Occupation / by Karie Luidens


As David Graeber put it, 

I would not presume to tell someone who is convinced they are making a meaningful contribution to the world that, really, they are not. But what about those people who are themselves convinced their jobs are meaningless? 

I don’t want anyone to take this as an attack on what they do for a living, so I’ll make this personal. Have I had jobs that were meaningless? 

Sure. For the last decade, I’ve worked on and off in various white collar positions that I found unfulfilling, contrived, or pointless. But I needed the paycheck. And society told me I was succeeding as a person simply because I’d managed to snag a nine-to-five job with benefits, and earned positive performance reviews from whoever oversaw me one rung up on the corporate ladder. I’d done it! Unlike many of my peers who graduated into the Great Recession, I wasn’t beholden to the panicky hustle of underemployment in the gig economy. I wasn’t destitute or desperate. As long as I continued to do as I was told, this corporation would safely insulate me from poverty.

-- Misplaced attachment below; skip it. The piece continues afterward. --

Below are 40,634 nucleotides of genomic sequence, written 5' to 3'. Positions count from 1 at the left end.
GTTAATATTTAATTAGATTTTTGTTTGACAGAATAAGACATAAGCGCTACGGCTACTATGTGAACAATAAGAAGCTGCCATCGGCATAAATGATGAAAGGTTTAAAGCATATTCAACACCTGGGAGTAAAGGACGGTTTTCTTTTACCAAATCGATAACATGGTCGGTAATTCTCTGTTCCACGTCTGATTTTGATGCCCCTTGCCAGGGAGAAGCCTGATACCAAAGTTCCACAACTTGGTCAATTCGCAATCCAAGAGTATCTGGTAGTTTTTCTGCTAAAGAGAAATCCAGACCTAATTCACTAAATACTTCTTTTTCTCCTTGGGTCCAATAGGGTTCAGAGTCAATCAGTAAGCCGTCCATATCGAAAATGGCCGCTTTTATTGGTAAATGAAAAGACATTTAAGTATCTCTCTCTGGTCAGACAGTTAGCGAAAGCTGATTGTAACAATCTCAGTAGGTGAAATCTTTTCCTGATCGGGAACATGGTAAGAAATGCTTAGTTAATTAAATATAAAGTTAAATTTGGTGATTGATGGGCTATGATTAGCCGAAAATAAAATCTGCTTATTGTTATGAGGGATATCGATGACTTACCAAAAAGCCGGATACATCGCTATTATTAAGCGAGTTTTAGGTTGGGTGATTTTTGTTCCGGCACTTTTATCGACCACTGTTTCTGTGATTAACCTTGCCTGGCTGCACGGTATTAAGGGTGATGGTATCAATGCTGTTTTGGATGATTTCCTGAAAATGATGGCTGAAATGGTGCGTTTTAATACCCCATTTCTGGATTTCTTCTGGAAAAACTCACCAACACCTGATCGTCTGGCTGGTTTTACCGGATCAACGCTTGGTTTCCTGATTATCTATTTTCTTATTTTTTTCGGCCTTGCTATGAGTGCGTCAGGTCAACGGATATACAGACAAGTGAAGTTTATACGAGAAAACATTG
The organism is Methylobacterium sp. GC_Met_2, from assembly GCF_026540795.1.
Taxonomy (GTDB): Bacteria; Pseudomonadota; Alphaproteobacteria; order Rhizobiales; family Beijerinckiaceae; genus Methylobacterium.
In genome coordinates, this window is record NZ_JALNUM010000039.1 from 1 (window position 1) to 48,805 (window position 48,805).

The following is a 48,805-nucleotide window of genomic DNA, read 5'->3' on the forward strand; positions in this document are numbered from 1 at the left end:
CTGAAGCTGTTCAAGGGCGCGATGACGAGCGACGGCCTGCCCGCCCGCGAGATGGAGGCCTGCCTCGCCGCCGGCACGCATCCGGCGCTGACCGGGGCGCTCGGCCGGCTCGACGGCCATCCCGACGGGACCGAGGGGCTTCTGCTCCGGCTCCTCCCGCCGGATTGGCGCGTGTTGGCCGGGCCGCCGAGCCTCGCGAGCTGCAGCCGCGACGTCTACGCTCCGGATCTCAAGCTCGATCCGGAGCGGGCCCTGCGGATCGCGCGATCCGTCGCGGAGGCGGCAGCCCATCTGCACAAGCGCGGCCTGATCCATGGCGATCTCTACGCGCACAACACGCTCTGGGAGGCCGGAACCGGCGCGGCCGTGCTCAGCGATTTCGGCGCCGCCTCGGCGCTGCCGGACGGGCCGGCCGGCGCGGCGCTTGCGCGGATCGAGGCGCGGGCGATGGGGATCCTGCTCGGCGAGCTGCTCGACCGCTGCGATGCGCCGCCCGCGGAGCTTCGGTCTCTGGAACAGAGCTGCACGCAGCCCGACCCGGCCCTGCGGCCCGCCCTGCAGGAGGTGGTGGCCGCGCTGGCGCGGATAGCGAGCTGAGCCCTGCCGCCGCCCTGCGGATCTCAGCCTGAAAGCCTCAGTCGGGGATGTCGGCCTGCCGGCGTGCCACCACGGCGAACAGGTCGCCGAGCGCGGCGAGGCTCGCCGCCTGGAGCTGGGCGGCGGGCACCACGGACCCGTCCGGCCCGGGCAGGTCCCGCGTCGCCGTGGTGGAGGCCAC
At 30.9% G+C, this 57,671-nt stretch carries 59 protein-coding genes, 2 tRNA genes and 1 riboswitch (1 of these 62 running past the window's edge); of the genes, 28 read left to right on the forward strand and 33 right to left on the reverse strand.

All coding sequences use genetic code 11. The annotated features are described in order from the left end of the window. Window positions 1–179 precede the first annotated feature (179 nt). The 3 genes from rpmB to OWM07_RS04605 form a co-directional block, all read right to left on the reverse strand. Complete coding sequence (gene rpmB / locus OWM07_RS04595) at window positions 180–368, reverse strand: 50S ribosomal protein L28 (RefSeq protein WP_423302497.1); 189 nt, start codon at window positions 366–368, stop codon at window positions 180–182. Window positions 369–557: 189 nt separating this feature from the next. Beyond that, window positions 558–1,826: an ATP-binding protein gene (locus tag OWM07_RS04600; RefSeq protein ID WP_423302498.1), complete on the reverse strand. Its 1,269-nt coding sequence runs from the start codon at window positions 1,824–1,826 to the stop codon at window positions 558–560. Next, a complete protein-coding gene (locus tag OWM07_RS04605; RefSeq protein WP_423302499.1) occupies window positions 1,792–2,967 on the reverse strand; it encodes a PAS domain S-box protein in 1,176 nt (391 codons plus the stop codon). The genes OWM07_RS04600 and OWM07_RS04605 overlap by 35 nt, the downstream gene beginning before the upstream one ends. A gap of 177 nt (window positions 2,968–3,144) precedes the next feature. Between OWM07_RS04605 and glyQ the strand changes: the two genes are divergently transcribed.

But aside from enabling me to pay my bills, did these various jobs serve a purpose? Did they address people’s immediate needs, make the world a better place, or enrich our culture? Did the work I did matter?